Q. Do you remember of any occasion when Sergeant Moody, American prisoner, was beaten by the Japanese while you were confined at POW Camp No. 2 in Japan?
A. Yes. He was smuggling oils and other materials from the factory into our camp, and on one occasion he was caught by the Japanese guards. This happened in about May of 1945.

Q. Do you recall what punishment he received for this offence and who he was punished by?
A. He was ordered to stand in front of the Japanese guardhouse at attention, where each guard, at different intervals, as the guards passed by him, would slap his face with their fists. He remained in front of the guardhouse for about twelve hours.

Q. Do you remember any of the Japanese guards who struck or beat him?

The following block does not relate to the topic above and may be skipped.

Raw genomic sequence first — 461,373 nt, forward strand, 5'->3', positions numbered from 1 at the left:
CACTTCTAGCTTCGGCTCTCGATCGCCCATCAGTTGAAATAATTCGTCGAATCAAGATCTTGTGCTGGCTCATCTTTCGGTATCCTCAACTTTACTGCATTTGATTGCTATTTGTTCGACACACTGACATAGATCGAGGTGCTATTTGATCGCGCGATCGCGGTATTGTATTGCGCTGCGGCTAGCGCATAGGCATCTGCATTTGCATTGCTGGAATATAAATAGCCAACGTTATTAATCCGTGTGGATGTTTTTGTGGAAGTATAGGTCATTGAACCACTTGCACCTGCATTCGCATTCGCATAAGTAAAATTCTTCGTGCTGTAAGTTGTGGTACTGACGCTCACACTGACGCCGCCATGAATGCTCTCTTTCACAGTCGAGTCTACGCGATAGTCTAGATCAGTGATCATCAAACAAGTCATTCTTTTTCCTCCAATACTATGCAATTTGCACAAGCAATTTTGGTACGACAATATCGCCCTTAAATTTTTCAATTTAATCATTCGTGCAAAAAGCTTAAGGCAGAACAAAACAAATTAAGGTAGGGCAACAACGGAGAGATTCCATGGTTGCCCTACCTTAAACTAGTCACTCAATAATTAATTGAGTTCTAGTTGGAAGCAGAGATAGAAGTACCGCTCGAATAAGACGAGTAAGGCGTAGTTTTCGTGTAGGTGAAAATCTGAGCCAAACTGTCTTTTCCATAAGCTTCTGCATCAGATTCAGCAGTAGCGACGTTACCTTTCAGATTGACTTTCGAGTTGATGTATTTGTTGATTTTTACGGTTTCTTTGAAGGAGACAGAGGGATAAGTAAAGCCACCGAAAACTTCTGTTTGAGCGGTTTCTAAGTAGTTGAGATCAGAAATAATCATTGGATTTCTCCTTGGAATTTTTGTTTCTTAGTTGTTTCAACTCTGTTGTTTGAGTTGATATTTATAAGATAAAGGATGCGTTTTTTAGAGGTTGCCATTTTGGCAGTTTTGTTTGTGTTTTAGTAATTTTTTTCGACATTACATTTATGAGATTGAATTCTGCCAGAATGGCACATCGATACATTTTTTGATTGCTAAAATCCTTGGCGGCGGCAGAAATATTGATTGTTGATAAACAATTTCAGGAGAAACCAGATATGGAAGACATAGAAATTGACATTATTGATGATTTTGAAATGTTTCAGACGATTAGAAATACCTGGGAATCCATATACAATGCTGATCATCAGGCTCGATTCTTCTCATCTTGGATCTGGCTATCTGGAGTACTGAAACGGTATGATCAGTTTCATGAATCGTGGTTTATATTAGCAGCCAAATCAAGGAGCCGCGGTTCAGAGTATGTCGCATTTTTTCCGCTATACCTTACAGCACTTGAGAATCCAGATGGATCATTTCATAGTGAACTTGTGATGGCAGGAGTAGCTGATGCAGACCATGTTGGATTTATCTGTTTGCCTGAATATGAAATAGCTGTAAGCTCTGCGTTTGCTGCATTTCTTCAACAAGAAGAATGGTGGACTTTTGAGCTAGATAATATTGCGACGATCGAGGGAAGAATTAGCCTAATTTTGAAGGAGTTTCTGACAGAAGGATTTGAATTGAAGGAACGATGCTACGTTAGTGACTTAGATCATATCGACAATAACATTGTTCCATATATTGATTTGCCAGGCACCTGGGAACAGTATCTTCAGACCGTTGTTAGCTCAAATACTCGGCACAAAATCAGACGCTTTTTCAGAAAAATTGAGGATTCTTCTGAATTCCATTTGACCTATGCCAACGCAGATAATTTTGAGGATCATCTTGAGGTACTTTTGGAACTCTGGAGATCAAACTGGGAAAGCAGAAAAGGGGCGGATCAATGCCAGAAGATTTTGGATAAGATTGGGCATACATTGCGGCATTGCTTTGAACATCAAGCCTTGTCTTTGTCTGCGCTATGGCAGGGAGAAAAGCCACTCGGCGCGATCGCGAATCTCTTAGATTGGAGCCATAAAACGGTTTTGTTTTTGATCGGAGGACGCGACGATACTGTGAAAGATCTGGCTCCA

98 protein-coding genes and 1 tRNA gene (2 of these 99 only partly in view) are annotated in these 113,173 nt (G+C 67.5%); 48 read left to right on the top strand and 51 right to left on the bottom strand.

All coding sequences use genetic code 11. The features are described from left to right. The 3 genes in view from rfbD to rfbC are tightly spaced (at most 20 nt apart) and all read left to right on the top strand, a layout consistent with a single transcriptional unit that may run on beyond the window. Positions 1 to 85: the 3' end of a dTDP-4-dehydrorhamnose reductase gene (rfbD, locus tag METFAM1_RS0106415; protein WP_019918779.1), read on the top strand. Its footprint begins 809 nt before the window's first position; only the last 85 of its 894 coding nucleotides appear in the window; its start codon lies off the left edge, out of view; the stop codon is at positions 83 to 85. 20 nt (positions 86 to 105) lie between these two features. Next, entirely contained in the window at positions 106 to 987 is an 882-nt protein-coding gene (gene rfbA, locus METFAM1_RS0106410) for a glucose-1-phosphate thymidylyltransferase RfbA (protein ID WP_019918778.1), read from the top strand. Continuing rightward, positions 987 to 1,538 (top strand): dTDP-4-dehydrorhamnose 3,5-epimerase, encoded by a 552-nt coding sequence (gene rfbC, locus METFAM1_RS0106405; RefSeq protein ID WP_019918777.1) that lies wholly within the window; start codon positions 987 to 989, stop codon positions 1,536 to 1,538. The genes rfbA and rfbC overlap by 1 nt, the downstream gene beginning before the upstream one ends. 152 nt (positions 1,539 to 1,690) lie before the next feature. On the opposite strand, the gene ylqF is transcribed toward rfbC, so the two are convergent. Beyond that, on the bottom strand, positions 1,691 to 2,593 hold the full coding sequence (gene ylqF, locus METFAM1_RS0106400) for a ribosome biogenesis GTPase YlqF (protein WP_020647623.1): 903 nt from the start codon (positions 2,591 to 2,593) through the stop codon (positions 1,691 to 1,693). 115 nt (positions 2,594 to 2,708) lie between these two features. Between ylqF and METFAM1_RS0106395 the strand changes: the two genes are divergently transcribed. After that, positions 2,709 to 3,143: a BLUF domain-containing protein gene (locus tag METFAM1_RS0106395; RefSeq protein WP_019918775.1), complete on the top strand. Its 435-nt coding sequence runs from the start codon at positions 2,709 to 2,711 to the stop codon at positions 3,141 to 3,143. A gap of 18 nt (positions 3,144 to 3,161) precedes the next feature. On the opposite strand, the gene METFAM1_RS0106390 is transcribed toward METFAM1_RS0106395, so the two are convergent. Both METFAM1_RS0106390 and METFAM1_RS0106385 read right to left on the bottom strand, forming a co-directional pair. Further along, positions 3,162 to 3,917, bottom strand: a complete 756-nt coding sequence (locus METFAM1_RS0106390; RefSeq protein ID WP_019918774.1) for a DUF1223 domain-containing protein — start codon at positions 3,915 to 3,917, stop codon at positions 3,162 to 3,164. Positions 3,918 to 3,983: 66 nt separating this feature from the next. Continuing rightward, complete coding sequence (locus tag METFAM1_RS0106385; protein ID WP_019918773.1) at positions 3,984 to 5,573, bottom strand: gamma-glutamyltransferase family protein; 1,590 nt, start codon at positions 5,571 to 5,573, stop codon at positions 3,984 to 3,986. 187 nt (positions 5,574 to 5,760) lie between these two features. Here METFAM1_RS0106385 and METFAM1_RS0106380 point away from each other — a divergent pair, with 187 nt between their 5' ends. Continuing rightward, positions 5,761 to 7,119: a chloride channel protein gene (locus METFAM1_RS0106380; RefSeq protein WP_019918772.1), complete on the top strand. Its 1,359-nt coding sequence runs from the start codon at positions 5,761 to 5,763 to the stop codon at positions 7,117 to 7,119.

A. No, I do not.

Q. Do you recall of any other occasion when Moody was punished by the Japanese and the circumstances surrounding the punishment?
A. He was punished on other occasions but I do not remember the circumstances.

Q. Do you recall any occasion or occasions when Master Sergeant Dube was punished by the Japanese while in confinement in Japan?
A. Yes. I recall of his being slapped by the guards. Sergeant Dube, Sergeant Macy F. Brent, Chief Petty Officer Golly of the Navy and myself were platoon leaders. Due to the fact that our men did not remain in a column of fours as we marched to the factory from the train on our way to work, the Japanese guard known as "Slap Happy" stopped our march and ordered the platoon sergeants properly line their men up in a column of fours again. As we were doing this he repeated in Japanese several times that the American soldier was no good. After our men were properly lined up and we reported to this guard he again repeated that American soldier was no good because they could not march in a column of fours, and then he slapped each of us platoon leaders about two times apiece. Similar incidents like this resulted in occasional slappings from Japanese guards I knew as "Dempsey", "Snap" and "Slap Happy".